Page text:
Day 8

Redwood Morning Smoke

Camping on the side of the road off Hwy 1, Newport, California, USA
Camping on the side of the road off Hwy 1, Newport, California, USA

Side of the road, Newport, CA to Fort Goff Campground


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I woke to the sound of the ocean crashing on the rocks. The same sound I fell asleep to. The irritating sound of a car driving past broke my concerntration. I opened my eyes. There was faint sunlight coming through the canvas of the tent. The end of my feet were wet. So was the walls of the tent. I checked the time on my phone. It was 7:00am. I unzipped the tent and found the ground wet. Everything was damp.

It hadn’t rained overnight. It must’ve been the mist or cool air off the ocean. The bike was covered in a layer of dew, including my helmet. The car was still parked nearby. I compressed my sleeping bag, deflated the matress, pillow and rolled up the wet tent. Everything was placed back on the bike. I brushed by teeth and peed towards the direction of the house. I put my gear on started the bike and rolled out. Thank god.

I rode North to the next town. It was cold. Colder than I expected. My hands were freezing after 10-15 minutes. I arrived in Westport. It was a shotty little coastal town. I stopped next to what looked like an abandoned house. There were dogs barking from the sound of my bike in the quite of the morning. I dove into my bags to find my winter gloves and liners. I eventually found them. They made my hands twice the size and I couldn’t feel the handgrips. It was better than having them freeze. I put a jumper on as well. It was far more comfortable.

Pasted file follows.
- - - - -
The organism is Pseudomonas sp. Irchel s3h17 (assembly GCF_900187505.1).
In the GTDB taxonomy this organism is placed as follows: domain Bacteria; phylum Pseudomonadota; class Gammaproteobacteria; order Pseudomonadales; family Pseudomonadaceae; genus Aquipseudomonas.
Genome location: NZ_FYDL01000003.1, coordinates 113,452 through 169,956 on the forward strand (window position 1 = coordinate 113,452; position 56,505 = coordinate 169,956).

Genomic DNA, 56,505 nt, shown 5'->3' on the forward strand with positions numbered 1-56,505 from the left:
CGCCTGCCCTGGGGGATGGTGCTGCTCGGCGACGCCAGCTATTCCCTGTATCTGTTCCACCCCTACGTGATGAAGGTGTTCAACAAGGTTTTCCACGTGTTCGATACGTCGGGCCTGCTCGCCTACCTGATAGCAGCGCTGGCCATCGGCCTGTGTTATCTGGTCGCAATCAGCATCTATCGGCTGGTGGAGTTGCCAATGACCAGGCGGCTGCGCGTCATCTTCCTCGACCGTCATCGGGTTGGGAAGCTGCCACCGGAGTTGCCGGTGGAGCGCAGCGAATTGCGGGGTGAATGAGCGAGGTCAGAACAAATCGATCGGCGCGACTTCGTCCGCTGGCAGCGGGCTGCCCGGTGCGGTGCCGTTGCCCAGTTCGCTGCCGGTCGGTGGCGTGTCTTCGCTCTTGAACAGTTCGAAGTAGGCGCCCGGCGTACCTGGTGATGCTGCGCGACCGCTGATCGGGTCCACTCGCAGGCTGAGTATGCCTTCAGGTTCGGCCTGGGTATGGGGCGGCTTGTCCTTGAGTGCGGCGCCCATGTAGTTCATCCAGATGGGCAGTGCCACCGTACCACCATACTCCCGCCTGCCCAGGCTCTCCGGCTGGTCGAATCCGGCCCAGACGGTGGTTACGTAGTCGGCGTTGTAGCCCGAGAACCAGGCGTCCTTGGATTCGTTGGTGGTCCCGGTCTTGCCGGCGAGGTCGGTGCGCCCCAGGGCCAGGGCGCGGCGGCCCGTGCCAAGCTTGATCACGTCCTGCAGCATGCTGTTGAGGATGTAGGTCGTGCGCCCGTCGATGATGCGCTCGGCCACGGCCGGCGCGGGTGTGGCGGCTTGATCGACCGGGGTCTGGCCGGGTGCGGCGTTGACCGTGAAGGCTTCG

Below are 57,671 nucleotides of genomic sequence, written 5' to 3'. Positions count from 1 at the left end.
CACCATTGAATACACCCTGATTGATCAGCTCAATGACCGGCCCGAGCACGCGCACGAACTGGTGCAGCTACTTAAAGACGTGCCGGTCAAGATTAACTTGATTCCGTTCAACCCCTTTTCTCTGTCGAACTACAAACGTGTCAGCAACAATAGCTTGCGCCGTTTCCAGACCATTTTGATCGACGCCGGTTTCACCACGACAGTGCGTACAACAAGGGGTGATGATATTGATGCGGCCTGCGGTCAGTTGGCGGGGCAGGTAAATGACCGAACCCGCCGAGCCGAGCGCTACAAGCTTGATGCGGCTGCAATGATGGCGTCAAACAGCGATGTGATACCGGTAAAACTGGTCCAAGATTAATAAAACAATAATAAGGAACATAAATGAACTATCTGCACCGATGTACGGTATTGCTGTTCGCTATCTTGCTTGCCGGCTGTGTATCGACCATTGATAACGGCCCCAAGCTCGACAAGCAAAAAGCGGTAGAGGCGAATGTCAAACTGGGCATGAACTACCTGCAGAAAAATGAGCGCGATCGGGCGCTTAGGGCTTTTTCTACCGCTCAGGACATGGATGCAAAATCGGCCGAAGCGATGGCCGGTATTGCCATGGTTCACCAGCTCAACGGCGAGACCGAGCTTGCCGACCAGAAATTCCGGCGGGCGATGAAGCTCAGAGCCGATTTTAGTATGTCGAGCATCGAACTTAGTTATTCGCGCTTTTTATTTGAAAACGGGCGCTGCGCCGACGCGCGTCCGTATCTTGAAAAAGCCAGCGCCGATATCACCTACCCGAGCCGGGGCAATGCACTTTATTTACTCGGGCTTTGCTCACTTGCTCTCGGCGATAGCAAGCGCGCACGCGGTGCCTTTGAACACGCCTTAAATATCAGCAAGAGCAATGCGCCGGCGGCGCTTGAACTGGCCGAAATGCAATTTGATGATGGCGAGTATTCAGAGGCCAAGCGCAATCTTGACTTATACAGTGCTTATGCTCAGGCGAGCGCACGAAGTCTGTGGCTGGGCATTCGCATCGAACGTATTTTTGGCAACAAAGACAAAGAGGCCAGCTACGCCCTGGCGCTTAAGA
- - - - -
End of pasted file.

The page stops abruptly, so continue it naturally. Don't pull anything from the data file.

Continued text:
Highway 1 began to go inland. The road became windy. I rolled the bike from side to side and sped up. The road was smooth and empty. It was fun. I eventually caught up to a delivery truck that was haulin’ along the windy road. He must drive it a lot. I was much faster. He pulled to the right and signalled me to pass. I gave him a wave and continued to enjoy the road. The bike was suprisingly comfortable travelling at speed. For a loaded up dirtbike anyway.

I came to a roadsign that read ‘Avenue of the Giants’. Intrigued by the name, I checked it out on Google. It was a scenic route that ran along the Highway. Why not check it out? I turned right. The road was uneventful until I came to a signed clearing called ‘Governer William D. Stephens Loop Trail’. There was a couple of cars there. I could have breakfast on the big logs at the entrance. I skipped it because I didn’t like my side-of-the-road campsite. I pulled out my gas burner, oats and coffee.